Column: Atlantic and Pacific fleets must be ready as U.S.-Iranian tensions rise
U.S.-Iranian tensions continue following attacks this month on a Saudi oil pipeline and United Arab Emirates tankers in the Persian Gulf.
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U.S.-Iranian tensions continue following attacks this month on a Saudi oil pipeline and United Arab Emirates tankers in the Persian Gulf. The Abraham Lincoln Carrier Strike Group and Kearsarge Amphibious Ready Group joined the U.S. Fifth Fleet to deter hostilities, or respond as required. The force consists predominantly of ships from the U.S. Atlantic Fleet, but if tensions continue, Hawaii’s Pacific Fleet may be directed to dispatch their reliefs.
America’s force concentration sends a strong warning that Tehran cannot ignore. Iran’s political leaders do not want open conflict with the U.S. but like many ideological regimes, Tehran has a two-legged power structure: the government that executes official policy; and the ideologues who hold the real power, the clerics’ Supreme Council and the Iranian Revolutionary Guard Corps (IRGC).
The IRGC has its own police, intelligence, cyberwarfare, air, ground, naval and special forces. President Hassan Rouhani probably influences but does not control the IRGC. Nominally under the clerics’ control, IRGC leaders enjoy great latitude, supported by religious hardliners who fervently believe constant conflict advances the “Islamic Revolution.” As such, they represent the wild card that American commanders and allies must always be prepared to counter.
The IRGC “advises” the proxies such as Hezbollah and Yemen’s al-Houthi that Tehran employs to minimize the risk of retaliation by providing plausible deniability.
Therein lies the challenge facing the U.S. Central Command and Fifth Fleet. Naval exercises two weeks ago in the Arabian Sea were routine, but reflected the fleet’s security concerns.
Fifth Fleet faces a diverse and multi-dimensional threat, including maritime suicide bombers. But the recent drone attack in Saudi Arabia highlights the changing nature of the threat. Drones can be purchased commercially and virtually any tech-savvy teenager can fly them into a target. They can also be employed in swarms. Iran’s naval exercises have periodically included remotely piloted vehicles (RPVs), the precursor to today’s drones, simulating attacks on shipping. The IRGC probably trained those who conducted this month’s attack.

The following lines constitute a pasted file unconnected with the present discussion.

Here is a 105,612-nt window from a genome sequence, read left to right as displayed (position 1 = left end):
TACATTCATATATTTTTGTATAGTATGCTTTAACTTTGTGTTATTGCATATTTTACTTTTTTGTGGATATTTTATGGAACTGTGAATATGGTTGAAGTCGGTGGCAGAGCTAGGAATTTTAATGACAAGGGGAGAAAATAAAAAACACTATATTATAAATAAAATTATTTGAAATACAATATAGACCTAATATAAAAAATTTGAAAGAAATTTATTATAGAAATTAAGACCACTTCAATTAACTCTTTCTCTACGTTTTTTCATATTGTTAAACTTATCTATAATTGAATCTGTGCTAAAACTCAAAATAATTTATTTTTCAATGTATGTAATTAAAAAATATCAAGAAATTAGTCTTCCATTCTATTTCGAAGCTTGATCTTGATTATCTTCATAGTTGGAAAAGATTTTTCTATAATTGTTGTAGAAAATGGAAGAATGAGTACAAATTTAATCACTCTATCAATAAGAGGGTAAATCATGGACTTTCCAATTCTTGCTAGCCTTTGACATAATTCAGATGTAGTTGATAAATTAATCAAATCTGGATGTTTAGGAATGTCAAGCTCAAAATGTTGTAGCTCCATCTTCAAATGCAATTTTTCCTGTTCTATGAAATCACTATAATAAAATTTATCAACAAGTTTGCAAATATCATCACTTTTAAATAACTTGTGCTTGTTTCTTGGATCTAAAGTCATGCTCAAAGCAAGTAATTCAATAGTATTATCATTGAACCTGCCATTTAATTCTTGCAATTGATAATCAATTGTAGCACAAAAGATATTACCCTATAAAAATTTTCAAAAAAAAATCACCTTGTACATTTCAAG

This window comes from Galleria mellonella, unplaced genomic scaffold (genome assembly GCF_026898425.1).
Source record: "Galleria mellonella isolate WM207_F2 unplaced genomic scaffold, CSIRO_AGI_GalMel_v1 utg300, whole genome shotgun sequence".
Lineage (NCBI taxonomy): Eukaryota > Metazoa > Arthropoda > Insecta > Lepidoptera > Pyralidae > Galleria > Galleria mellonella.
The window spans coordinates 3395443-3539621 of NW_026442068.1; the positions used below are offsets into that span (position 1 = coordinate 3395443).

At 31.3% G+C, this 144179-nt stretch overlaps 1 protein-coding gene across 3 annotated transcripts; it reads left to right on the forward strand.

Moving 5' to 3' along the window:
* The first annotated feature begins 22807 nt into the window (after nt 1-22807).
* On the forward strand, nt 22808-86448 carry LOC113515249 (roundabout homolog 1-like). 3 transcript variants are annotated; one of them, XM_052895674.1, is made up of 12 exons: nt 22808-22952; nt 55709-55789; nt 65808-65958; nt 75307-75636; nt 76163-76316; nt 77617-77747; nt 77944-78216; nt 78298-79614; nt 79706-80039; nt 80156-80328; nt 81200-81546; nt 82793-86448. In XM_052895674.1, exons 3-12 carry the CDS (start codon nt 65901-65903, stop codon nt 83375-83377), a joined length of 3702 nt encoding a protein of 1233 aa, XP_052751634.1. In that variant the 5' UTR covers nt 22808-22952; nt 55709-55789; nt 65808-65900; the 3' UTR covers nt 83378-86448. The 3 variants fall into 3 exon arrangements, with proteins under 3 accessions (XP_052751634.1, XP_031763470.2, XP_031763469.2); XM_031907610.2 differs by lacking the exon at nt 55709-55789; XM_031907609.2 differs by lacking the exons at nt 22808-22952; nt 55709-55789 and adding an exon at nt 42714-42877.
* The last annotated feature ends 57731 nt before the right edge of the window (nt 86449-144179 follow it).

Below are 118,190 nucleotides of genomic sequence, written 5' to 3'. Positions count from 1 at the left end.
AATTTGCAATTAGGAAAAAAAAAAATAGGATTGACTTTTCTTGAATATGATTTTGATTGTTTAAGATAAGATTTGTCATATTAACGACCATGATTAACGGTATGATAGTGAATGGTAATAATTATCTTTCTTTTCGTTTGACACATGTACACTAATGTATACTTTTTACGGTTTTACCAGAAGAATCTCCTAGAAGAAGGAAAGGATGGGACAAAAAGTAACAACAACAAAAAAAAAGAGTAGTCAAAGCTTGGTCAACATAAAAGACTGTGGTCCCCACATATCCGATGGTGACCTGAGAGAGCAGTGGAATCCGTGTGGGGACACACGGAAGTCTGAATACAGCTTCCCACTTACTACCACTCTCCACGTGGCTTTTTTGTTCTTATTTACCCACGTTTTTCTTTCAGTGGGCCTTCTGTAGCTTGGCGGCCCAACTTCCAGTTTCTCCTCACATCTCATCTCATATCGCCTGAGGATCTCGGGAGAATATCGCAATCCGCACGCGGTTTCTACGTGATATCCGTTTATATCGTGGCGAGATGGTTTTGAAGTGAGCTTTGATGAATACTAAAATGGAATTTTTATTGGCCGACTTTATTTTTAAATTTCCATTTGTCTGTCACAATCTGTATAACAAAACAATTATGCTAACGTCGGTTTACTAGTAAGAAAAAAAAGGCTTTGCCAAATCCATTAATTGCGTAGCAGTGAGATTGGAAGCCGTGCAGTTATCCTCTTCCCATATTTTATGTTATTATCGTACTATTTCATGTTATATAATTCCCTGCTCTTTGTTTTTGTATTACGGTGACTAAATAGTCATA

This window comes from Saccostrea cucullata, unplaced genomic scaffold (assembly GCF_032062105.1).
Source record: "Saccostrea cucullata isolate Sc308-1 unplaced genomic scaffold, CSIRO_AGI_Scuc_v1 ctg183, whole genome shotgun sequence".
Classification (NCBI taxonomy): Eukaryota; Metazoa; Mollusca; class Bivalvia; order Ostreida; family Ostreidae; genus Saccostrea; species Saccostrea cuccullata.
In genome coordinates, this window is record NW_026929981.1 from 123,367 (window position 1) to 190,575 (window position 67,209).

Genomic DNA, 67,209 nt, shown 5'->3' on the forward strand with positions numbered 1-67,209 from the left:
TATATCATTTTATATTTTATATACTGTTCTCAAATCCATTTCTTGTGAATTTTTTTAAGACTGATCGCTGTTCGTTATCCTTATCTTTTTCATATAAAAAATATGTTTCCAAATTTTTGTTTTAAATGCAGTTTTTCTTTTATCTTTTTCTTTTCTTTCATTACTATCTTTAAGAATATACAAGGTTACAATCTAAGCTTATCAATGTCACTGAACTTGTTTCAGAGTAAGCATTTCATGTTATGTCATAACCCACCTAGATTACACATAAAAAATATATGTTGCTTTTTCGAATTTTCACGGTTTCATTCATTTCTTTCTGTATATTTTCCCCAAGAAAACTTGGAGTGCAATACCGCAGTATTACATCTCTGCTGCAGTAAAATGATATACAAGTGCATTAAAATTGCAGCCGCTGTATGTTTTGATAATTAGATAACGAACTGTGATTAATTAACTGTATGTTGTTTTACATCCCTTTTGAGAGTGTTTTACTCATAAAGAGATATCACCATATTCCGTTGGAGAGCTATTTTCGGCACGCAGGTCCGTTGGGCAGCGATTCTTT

Iranian TV has also shown IRGC combat swimmers placing limpet mines, a type of maritime explosive device, against ships’ hulls during exercises. The “swimmer attack” exercise demonstrated an intent and possible capability against moored or anchored ships.
The IRGC maintains one or two small-boat squadrons on the islands in the Strait of Hormuz to conduct “commando raids” or suicide attacks. They are backed by Boghammer squadrons equipped with light automatic cannon, machine guns and rockets. They are backed by anti-ship cruise missile batteries as well as short- and medium-range ballistic missiles; Iran’s Shahab-1 and -2 ballistic missiles, fired en mass into a constricted sea space, can pose a very real threat to naval forces.
The Islamic Republic of Iran Navy (IRIN) frigates and missile and torpedo patrol boats round out Iran’s conventional surface forces, and IRIN’s submarines add a subsurface component that cannot be ignored. Iran’s three Soviet-built Kilo-class and one indigenous Fateh-class submarines offer a significant anti-submarine warfare challenge in the Arabian Sea. Exceptionally quiet and heavily armed, the Kilos can patrol throughout the Western Indian Ocean. The IRIN’s 23 Ghadir-class midget submarines have a very limited armament and range, but their relatively small-size makes them difficult to detect and engage in shallow waters such as the Persian Gulf.
Iranian leaders recognize they cannot defeat a U.S. naval task group in a traditional naval battle and will instead use asymmetric tactics if conflict erupts. Facing an opponent optimized for long-distance combat in deep water and restricted by tight rules of engagement, Iran will employ swarm tactics to overwhelm the fleet’s defenses. Their light forces will initiate action at close range, within a few miles of the ships while missile and drone units will fire mass launches. It sounds unstoppable but in fact, such tactics require close coordination and practice to be effective.
U.S. fleets and ships drill constantly to prepare for whatever situations or threats may arise. Hawaii’s Pacific Fleet must stand sharp and ready to provide relief should U.S.-Iran tensions escalate and press the Atlantic Fleet into deeper service. No enemy, weapons system or tactic is omnipotent except against an unprepared or complacent opponent. Although conflict is unlikely, our military faces a very real threat. Presence deters aggression, but preparedness ensures deterrence.